One of the best films at TIFF is No Crying at the Dinner Table, a Canadian short by the supremely talented Carol Nguyen who tells us how she approached putting her own family on camera to unveil family secrets and trauma in this moving film.
No Crying at the Dinner Table, from Canadian filmmaker Carol Nguyen, is not just one of the best Canadian shorts at TIFF19, but one of the very best films I’ve seen at the festival. In the film, Nguyen separately interviews her sister and her parents — both Vietnamese immigrants — about family secrets and traumas: her mother discusses the lack of physical intimacy she shared with her mother; her sister shares how, growing up, she felt closer to her grandparents than parents; and her father tells a traumatic story from his past in Vietnam.
Throughout, Nguyen intersperses images of each of the family members alone — bathing, praying, cooking — emphasizing the way that people can share physical space while being emotionally separate. When she gathers the family to listen to the recordings, it’s cathartic, and we sense — and Nguyen confirmed in our interview — that it will change the family dynamics dramatically for the better.
At just 21, and still a film student at Concordia University in Montreal, Carol Nguyen is already poised to do great things in the future. Before her film has its world premiere at TIFF, I talked to Nguyen about how she approached making the film, the challenges and opportunities of using your family as your subjects, and her inspirations.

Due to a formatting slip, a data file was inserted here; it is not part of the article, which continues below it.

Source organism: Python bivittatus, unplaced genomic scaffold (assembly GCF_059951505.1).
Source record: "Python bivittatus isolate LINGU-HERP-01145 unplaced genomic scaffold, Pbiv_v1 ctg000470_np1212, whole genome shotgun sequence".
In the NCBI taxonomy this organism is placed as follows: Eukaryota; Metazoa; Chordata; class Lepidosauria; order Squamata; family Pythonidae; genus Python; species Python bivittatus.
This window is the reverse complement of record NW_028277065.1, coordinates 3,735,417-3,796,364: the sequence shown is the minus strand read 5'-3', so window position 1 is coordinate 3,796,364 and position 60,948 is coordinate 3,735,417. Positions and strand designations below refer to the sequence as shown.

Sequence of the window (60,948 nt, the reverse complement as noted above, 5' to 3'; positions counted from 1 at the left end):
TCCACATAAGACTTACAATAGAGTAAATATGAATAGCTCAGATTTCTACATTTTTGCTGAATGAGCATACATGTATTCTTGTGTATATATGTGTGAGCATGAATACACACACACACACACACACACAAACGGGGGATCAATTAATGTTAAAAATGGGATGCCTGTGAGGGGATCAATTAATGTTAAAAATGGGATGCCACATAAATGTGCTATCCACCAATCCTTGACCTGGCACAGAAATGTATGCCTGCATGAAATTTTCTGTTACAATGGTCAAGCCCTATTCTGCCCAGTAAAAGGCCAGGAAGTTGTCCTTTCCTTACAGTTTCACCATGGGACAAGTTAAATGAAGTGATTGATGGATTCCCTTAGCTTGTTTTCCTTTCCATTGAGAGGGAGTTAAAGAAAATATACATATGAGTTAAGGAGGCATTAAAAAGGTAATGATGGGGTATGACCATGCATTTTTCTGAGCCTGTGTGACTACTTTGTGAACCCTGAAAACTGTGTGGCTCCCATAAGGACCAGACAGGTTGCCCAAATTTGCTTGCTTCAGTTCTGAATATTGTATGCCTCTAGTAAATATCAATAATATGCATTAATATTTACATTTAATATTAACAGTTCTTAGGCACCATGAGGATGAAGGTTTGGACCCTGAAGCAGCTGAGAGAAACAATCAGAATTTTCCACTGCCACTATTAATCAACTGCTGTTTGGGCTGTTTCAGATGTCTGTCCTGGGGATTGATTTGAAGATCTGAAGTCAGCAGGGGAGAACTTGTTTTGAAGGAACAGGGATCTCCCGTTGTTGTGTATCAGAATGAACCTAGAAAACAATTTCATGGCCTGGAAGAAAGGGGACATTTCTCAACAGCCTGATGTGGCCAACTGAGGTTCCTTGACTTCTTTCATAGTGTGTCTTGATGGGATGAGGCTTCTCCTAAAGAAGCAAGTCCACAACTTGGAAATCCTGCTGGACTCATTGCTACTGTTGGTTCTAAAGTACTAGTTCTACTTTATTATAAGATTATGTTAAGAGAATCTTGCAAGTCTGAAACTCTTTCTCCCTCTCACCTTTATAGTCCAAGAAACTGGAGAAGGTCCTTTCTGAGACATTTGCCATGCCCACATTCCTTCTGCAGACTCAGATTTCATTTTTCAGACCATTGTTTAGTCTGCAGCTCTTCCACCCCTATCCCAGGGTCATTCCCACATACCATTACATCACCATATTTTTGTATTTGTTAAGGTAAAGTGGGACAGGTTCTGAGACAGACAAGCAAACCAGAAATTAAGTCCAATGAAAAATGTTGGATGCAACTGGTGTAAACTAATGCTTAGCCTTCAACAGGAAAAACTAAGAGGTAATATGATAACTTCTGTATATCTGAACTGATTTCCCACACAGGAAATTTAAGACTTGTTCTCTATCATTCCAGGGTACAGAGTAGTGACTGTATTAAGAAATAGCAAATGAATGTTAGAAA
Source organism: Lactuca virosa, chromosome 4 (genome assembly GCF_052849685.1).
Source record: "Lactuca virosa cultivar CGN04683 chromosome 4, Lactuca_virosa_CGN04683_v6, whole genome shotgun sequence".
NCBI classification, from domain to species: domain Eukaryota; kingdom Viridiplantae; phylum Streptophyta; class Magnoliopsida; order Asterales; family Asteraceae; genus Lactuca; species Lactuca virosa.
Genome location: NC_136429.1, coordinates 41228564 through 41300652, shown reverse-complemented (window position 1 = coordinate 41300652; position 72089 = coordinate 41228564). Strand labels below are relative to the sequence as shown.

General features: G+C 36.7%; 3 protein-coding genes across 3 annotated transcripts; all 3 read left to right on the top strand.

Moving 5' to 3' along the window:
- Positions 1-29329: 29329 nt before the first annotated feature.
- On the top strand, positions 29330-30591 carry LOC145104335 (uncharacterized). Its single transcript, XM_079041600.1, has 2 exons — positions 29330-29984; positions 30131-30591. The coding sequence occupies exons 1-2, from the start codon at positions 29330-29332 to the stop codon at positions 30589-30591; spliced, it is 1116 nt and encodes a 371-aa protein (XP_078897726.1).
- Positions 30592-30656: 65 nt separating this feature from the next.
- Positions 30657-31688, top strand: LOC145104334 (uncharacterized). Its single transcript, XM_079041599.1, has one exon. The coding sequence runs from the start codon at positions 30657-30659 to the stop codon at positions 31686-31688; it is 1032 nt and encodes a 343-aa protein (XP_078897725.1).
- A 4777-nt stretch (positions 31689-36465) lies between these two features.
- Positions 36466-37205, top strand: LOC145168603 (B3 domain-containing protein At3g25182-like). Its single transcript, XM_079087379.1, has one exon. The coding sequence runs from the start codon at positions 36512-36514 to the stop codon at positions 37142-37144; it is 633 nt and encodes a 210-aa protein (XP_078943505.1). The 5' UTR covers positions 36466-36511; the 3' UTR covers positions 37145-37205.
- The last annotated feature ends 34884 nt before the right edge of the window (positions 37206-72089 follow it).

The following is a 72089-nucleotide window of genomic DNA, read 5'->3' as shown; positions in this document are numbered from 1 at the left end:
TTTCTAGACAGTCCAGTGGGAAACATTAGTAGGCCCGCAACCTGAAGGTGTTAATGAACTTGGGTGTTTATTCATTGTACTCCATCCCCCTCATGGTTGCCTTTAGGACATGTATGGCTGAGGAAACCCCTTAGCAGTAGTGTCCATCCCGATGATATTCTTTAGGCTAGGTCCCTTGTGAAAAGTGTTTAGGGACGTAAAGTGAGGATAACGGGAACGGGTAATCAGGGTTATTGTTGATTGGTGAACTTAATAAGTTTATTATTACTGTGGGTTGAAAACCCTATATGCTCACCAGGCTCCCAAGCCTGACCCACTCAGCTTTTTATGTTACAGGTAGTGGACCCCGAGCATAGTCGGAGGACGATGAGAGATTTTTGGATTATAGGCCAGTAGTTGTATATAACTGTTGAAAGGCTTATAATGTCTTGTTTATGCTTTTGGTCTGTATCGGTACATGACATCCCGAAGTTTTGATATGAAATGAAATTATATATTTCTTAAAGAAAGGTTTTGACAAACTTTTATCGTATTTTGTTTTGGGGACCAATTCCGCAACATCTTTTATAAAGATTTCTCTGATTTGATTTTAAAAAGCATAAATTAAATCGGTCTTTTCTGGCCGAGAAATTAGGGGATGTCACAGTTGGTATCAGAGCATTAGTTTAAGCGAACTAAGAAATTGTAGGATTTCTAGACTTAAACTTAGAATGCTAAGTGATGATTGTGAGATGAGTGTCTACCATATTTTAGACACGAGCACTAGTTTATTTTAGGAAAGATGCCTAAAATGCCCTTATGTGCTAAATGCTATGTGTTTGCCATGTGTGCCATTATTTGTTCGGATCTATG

Seventh Row: What was the genesis for No Crying at the Dinner Table? Where did the idea come from?
Carol Nguyen: This film was supposed to be a documentary about something else, actually. In the midst of research for that film, I decided to ask my parents and sister about personal experiences in their lives. What I got from those conversations were stories I had never heard from them before.
This affected my deeply as I had a hidden story myself. As these stories presented themselves, I knew I wanted to do something about it. I knew these were important stories to be shared in our family, but I also saw the theme of hidden secrets and traumas as something very profound and human.
Watch our creative nonfiction masterclass with Carol Nguyen and Penny Lane
Seventh Row: How did you get your family members to agree to participate? It’s so deeply personal that I imagine it could have taken some convincing. What did you do to put them at ease?
Carol Nguyen: My family are kind of special when it comes to being on camera, in the sense that they have been involved in my films since I started in high school. Because of that, there had already been a long-term trust built between the camera and to me, as a director.